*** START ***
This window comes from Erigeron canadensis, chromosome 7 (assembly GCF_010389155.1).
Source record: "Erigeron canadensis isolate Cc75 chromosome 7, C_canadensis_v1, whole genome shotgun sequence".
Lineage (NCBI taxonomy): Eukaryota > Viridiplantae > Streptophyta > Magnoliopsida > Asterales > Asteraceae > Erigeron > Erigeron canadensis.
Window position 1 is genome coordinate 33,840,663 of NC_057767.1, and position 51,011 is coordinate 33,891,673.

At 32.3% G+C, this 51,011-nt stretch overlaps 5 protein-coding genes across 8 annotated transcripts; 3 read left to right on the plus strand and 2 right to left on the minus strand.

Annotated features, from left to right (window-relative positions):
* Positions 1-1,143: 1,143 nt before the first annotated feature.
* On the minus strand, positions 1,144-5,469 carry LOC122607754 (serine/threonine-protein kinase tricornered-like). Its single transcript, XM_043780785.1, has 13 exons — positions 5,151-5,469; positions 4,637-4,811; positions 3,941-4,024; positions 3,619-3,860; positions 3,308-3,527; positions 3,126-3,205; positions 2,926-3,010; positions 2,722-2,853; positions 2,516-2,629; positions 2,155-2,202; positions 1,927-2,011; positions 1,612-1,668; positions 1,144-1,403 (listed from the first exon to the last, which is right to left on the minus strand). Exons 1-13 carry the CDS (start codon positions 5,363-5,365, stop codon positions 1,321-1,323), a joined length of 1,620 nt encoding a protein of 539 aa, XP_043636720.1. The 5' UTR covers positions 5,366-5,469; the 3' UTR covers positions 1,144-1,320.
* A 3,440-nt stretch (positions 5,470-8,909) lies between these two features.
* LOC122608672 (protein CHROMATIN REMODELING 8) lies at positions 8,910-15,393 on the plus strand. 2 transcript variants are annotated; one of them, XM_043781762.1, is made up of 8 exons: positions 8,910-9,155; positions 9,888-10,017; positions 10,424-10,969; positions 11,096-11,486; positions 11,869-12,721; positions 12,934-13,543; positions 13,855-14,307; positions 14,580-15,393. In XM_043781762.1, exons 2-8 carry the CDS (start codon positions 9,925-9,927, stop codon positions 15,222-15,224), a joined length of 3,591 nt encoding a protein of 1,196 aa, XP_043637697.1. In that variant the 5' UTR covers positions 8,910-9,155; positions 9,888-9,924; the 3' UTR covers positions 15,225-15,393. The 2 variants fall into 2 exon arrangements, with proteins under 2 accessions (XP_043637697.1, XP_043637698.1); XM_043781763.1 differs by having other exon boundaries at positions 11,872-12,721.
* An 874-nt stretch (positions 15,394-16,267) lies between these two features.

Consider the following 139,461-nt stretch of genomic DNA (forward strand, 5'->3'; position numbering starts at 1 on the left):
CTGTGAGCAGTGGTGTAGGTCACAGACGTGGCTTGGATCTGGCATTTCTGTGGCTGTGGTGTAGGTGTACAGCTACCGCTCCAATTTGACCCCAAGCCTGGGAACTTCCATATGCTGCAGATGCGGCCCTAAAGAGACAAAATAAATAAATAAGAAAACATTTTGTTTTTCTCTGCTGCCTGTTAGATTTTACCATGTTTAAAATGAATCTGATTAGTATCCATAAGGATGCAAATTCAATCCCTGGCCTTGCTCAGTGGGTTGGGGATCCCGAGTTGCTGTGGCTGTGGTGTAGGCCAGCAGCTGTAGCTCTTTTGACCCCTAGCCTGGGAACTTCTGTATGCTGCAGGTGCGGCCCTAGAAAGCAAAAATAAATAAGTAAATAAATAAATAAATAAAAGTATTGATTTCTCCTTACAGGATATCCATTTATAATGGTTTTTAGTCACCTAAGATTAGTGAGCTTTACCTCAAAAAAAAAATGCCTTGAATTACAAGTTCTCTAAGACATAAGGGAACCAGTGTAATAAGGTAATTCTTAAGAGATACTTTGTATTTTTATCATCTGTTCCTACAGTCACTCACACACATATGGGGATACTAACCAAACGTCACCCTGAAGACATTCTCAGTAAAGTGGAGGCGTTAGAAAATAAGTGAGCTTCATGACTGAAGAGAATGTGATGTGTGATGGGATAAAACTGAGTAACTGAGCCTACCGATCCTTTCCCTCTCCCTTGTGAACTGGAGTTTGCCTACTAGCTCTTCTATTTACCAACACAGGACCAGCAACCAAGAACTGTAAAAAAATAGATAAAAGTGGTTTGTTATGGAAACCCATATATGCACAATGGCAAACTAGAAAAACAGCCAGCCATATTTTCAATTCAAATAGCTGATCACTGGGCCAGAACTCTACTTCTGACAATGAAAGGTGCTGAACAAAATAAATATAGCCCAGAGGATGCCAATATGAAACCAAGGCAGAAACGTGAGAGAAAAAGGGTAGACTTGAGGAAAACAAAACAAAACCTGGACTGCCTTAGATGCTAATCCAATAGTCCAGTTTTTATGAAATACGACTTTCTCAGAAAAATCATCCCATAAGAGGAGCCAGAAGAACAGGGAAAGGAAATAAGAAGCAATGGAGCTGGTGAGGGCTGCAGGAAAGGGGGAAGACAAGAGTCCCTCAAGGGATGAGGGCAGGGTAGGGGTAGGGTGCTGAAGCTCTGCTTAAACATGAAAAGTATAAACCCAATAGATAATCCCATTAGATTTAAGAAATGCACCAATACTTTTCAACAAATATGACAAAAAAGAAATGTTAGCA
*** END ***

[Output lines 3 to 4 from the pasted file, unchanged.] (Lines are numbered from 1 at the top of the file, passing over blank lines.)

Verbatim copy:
Lineage (NCBI taxonomy): Eukaryota > Viridiplantae > Streptophyta > Magnoliopsida > Asterales > Asteraceae > Erigeron > Erigeron canadensis.
Window position 1 is genome coordinate 33,840,663 of NC_057767.1, and position 51,011 is coordinate 33,891,673.